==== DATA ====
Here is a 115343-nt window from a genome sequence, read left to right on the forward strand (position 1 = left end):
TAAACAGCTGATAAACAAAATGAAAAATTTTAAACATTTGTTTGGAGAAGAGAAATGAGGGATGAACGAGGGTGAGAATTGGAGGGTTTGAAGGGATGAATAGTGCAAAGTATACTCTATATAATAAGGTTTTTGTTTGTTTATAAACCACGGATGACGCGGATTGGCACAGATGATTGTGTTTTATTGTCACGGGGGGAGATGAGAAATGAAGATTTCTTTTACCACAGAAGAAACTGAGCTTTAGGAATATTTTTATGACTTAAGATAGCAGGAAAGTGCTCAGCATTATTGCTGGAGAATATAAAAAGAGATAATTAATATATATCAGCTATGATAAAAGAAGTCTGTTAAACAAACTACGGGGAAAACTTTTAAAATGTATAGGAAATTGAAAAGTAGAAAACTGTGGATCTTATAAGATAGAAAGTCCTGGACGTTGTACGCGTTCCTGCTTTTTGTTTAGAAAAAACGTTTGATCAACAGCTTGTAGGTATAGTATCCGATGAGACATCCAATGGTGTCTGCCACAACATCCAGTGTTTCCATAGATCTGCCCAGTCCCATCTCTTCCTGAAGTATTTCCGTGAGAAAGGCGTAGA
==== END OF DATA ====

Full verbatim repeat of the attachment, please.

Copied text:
Here is a 115343-nt window from a genome sequence, read left to right on the forward strand (position 1 = left end):
TAAACAGCTGATAAACAAAATGAAAAATTTTAAACATTTGTTTGGAGAAGAGAAATGAGGGATGAACGAGGGTGAGAATTGGAGGGTTTGAAGGGATGAATAGTGCAAAGTATACTCTATATAATAAGGTTTTTGTTTGTTTATAAACCACGGATGACGCGGATTGGCACAGATGATTGTGTTTTATTGTCACGGGGGGAGATGAGAAATGAAGATTTCTTTTACCACAGAAGAAACTGAGCTTTAGGAATATTTTTATGACTTAAGATAGCAGGAAAGTGCTCAGCATTATTGCTGGAGAATATAAAAAGAGATAATTAATATATATCAGCTATGATAAAAGAAGTCTGTTAAACAAACTACGGGGAAAACTTTTAAAATGTATAGGAAATTGAAAAGTAGAAAACTGTGGATCTTATAAGATAGAAAGTCCTGGACGTTGTACGCGTTCCTGCTTTTTGTTTAGAAAAAACGTTTGATCAACAGCTTGTAGGTATAGTATCCGATGAGACATCCAATGGTGTCTGCCACAACATCCAGTGTTTCCATAGATCTGCCCAGTCCCATCTCTTCCTGAAGTATTTCCGTGAGAAAGGCGTAGA